Date of Award

Summer 2015

Document Type


Degree Name

Doctor of Philosophy (PhD)


Psychology and Behavioral Sciences

First Advisor

Tilman Sheets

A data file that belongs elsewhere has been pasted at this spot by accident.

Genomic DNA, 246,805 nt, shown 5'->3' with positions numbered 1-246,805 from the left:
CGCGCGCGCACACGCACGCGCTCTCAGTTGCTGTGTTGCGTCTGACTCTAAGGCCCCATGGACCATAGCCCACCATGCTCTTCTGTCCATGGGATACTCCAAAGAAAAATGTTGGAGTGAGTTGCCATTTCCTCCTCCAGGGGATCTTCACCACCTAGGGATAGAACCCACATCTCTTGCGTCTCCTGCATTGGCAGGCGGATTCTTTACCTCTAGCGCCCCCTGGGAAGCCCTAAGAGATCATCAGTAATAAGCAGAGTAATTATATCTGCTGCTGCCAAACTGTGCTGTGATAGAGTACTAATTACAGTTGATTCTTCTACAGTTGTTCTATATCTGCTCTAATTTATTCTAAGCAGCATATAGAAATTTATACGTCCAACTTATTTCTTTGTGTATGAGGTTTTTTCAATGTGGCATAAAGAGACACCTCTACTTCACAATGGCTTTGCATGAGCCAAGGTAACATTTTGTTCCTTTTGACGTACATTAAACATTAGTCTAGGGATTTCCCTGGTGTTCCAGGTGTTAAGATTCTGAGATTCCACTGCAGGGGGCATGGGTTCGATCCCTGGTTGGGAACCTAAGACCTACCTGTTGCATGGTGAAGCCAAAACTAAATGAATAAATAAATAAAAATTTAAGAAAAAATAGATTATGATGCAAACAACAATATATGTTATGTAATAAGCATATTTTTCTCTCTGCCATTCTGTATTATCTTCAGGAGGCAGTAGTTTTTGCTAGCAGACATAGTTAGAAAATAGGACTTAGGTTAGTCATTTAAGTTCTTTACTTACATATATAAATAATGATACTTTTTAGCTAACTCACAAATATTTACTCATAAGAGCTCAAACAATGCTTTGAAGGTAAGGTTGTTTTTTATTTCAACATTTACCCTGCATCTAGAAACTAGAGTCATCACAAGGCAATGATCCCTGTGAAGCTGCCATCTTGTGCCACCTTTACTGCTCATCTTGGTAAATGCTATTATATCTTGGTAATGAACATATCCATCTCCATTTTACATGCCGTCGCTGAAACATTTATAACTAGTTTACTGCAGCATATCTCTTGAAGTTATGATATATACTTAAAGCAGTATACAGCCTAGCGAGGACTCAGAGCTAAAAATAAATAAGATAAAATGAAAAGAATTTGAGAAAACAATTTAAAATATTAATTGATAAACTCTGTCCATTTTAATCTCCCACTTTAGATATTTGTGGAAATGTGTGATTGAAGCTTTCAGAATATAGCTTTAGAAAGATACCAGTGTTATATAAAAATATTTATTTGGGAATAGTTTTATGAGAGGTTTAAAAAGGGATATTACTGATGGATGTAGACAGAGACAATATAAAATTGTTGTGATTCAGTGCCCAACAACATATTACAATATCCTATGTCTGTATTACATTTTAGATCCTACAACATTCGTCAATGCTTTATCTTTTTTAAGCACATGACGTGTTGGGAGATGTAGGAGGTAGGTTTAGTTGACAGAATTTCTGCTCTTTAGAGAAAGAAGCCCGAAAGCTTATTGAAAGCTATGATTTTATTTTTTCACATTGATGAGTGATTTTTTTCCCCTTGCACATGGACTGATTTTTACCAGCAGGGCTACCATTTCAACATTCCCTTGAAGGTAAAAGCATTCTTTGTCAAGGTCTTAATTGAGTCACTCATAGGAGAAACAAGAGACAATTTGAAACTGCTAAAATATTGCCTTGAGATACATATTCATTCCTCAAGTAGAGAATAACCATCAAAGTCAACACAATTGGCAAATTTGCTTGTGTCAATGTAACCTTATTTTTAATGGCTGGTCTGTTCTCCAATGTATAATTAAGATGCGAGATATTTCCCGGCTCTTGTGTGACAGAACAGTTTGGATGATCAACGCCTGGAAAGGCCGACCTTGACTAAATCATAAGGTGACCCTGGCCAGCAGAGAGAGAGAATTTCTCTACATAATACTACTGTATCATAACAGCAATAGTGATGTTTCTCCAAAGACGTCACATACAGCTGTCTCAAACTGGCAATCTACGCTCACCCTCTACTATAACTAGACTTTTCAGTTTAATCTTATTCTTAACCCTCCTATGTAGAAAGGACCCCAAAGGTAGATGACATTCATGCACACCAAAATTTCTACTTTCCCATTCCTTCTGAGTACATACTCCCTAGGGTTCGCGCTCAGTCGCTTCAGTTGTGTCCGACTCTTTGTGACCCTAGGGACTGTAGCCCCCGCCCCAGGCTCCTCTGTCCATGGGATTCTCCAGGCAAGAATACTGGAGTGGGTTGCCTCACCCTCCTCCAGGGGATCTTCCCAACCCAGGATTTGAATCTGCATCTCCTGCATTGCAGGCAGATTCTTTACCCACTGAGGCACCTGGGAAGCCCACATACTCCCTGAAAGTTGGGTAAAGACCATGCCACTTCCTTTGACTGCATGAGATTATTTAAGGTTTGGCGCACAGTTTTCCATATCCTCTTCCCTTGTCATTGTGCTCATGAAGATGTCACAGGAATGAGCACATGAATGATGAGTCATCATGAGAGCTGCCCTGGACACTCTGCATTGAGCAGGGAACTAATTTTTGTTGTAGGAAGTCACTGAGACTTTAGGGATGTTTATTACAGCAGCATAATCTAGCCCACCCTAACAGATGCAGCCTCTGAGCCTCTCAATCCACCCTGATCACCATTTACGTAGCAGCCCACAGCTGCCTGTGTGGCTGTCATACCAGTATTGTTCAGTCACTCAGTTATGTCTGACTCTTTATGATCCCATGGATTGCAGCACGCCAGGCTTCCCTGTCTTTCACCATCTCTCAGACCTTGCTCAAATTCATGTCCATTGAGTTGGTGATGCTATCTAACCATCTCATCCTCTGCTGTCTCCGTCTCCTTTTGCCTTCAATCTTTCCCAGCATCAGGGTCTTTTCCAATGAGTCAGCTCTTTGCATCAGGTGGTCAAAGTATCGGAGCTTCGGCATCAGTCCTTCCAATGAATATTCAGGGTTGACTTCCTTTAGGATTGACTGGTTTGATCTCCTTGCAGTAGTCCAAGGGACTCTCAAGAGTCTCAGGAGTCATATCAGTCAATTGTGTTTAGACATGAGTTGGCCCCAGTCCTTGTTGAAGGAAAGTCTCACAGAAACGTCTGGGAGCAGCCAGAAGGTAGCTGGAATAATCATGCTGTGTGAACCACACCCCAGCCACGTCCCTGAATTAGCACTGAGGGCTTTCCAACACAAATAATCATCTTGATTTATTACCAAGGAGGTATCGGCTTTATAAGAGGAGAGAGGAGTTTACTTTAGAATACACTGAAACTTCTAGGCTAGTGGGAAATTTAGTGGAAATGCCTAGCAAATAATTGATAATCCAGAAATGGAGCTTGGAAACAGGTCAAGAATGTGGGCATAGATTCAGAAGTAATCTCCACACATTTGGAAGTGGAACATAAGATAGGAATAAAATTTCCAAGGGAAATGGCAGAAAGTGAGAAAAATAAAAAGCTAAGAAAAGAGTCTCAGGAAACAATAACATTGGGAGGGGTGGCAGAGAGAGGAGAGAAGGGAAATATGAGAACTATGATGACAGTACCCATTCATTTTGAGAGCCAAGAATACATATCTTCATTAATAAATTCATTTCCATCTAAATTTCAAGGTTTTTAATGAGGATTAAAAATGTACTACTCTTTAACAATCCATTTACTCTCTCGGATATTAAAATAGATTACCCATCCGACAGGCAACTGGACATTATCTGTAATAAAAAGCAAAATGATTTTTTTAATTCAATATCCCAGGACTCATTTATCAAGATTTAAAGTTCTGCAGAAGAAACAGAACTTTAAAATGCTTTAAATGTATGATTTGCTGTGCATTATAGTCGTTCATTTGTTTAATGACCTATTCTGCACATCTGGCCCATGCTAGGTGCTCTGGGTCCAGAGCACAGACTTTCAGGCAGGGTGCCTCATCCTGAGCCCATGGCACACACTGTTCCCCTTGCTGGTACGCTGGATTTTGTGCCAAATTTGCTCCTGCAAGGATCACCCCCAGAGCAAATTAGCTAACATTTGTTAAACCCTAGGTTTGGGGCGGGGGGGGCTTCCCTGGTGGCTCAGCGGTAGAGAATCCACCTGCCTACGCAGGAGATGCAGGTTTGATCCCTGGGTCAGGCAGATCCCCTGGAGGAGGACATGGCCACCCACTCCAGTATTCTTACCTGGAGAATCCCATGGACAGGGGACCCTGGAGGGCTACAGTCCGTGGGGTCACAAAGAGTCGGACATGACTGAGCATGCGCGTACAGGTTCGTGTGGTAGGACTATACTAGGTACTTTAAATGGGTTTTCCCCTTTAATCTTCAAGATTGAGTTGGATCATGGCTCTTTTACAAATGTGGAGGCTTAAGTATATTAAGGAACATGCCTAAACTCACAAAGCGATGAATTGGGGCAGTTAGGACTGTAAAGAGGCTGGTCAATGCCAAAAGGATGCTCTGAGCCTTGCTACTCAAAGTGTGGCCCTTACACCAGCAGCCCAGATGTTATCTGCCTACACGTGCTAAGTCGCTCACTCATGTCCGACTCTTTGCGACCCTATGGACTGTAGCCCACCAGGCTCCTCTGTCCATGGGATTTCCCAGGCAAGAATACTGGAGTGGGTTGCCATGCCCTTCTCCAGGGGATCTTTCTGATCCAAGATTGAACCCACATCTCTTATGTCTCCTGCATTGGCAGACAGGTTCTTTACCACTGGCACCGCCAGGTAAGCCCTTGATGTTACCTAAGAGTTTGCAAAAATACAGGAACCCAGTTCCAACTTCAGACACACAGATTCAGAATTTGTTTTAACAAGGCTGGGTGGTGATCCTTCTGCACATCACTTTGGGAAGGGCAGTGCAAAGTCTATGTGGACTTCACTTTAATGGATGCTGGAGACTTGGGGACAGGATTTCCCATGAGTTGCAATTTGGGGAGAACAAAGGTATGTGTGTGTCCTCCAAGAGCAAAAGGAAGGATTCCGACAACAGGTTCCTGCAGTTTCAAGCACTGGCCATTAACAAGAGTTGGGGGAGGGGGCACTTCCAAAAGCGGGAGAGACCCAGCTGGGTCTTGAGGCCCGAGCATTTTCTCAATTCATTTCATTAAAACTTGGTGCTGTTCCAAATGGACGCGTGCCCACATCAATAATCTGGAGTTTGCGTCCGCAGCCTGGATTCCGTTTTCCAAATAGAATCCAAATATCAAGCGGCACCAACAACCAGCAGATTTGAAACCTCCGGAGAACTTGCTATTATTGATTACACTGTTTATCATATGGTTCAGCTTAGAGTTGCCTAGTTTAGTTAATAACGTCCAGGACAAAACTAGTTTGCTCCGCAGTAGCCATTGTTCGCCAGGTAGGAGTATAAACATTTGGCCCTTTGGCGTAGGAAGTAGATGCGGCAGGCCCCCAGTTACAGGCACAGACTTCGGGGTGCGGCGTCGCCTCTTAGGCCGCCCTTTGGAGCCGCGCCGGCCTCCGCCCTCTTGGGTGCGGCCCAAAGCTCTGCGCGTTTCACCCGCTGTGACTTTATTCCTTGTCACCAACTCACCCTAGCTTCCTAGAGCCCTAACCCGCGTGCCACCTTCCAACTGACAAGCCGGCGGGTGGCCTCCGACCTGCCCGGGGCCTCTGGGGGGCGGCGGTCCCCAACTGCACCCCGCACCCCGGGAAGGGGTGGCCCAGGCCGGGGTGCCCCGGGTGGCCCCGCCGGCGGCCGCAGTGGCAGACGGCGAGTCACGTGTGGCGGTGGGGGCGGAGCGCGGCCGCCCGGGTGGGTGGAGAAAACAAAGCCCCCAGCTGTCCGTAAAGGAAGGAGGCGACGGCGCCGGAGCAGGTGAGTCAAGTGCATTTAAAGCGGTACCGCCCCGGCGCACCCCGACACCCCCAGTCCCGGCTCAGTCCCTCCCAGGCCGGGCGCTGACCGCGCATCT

Personality research in industrial/organizational psychology has been dominated by the description of personality traits and outcomes as either bright or dark. Unfortunately, research has shown that bright traits have dark outcomes and vice versa, suggesting that a paradox is plaguing the literature. To resolve this paradox, I propose that a different heuristic stemming from positive psychology be utilized: virtues and vices. Virtues refer to exercises of human excellence while vices refer to actions of human failure. Drawing on the virtue ethics concept of the Aristotelian mean, dark traits are viewed as extreme or elevated levels of bright personality traits, allowing both to be described by a common set of dimensions. Further, I posit that under certain circumstances, even extreme trait standings might result in acts of human excellence. Importantly, this resolution implies that nonlinear relationships may accurately describe the functional form of relationships linking personality dimensions to valued outcomes. To test this model, I applied the virtues and vices heuristic to five basic personality dimensions (the Big Five) described by the Five-Factor Model (FFM) of personality in order to construct a measurement model that views extreme levels of these dimensions as dark. To develop this measurement model, trained item writers generated nine hundred fifty-eight items according to these specifications (approximately 30 items per each of the 30 narrow traits of the FFM). Two subject-matter experts rated these items on extremity for the purposes of reducing this initial item pool to a smaller set of usable resulted in a set of three hundred items that were administered to a sample of 728 working employees obtained through Amazon's Mechanical Turk along with self-descriptions of task performance, organizational citizenship, and deviant work behavior (outcomes widely accepted as either virtuous or vice-like). Ideal-point item-response theory was used to estimate person parameters for the five personality dimensions. Small nonlinear effects were detected linking several traits and outcomes. Small-n employee selection scenarios were simulated to demonstrate the practical importance of these small effects. Implications for theory and practice are discussed.